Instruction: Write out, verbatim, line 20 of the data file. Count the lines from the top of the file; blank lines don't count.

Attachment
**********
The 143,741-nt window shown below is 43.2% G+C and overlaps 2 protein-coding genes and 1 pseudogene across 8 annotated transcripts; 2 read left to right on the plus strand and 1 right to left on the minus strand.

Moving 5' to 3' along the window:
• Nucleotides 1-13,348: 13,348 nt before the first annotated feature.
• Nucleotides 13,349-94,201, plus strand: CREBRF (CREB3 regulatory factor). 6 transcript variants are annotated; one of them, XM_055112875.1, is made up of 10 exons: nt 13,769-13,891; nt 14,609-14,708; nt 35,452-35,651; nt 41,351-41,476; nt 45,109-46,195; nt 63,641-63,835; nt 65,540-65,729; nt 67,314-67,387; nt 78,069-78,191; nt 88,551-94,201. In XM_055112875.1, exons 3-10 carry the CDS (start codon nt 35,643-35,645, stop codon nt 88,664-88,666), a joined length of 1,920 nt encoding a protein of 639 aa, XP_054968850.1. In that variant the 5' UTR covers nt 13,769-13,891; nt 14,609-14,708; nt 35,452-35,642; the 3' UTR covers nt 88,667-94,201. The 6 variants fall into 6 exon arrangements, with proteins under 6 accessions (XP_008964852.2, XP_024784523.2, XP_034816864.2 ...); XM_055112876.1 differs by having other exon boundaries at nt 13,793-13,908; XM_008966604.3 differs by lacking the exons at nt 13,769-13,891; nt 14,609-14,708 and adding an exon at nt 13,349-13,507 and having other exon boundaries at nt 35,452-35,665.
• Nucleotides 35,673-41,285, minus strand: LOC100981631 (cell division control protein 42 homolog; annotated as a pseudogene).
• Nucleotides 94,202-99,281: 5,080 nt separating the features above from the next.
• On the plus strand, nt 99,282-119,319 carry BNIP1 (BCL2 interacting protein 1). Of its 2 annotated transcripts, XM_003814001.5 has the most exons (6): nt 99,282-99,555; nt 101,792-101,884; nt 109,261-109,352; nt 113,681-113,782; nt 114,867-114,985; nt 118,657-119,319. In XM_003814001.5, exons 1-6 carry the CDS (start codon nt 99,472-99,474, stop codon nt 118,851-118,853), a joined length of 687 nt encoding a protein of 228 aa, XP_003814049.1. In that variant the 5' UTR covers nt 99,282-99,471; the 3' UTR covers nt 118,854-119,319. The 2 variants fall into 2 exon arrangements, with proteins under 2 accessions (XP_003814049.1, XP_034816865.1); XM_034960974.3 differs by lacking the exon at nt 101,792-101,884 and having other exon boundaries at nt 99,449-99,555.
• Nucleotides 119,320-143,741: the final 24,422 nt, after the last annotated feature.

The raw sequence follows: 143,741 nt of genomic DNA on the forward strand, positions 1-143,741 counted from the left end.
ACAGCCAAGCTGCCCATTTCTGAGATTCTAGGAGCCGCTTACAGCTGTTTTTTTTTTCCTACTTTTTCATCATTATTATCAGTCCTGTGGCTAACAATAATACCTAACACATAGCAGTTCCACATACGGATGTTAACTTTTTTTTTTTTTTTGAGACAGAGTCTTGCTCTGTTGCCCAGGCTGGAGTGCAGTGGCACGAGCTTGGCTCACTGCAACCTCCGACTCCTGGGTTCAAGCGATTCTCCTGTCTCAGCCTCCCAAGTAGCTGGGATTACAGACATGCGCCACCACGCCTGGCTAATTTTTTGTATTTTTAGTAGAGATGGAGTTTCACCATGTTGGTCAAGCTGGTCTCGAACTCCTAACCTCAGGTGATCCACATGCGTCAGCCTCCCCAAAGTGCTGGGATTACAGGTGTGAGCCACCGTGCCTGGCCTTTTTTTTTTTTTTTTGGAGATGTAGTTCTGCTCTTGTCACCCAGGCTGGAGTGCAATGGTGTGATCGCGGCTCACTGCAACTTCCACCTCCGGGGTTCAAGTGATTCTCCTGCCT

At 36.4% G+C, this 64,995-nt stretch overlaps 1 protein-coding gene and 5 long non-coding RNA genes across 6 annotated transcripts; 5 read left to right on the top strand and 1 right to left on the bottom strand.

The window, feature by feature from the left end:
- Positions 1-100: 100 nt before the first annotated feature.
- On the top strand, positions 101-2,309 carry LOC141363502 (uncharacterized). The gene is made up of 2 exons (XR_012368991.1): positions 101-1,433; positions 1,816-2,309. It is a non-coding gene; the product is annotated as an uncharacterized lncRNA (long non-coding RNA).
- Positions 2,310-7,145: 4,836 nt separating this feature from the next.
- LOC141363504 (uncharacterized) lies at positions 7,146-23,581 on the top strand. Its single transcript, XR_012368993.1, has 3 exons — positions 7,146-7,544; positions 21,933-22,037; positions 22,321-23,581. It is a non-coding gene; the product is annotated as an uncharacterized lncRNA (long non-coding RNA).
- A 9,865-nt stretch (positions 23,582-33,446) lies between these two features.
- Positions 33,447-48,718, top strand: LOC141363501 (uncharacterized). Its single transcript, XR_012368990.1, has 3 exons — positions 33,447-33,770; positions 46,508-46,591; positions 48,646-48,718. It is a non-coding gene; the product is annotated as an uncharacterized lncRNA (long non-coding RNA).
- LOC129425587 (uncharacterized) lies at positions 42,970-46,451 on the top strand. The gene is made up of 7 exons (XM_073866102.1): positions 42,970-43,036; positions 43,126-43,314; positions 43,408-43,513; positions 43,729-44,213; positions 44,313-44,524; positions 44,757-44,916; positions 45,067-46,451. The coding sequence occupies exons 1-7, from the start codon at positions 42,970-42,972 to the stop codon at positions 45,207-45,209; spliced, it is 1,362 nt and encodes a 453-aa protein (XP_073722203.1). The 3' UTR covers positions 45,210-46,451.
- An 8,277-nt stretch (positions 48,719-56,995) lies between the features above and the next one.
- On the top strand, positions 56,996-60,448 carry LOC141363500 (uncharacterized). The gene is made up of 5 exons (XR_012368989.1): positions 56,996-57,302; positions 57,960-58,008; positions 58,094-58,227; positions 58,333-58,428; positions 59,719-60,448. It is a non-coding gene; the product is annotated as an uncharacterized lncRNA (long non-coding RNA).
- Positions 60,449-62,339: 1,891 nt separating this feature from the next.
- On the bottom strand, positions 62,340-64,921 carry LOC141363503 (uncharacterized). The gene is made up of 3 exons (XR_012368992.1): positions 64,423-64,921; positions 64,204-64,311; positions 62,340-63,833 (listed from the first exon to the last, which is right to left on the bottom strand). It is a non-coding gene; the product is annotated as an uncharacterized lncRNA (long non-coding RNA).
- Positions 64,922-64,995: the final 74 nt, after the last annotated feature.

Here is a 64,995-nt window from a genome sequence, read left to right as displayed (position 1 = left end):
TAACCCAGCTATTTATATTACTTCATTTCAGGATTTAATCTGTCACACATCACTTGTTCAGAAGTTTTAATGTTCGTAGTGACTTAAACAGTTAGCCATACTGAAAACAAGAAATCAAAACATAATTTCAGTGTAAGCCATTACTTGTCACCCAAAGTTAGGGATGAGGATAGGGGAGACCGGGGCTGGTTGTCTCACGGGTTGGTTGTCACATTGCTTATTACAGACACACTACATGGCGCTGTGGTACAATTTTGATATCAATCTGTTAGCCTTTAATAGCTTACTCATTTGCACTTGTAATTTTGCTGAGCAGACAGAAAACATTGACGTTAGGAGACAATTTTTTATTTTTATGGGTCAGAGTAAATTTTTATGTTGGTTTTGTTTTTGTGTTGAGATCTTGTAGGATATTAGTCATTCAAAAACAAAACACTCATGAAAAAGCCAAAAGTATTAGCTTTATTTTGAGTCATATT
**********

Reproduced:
- An 8,277-nt stretch (positions 48,719-56,995) lies between the features above and the next one.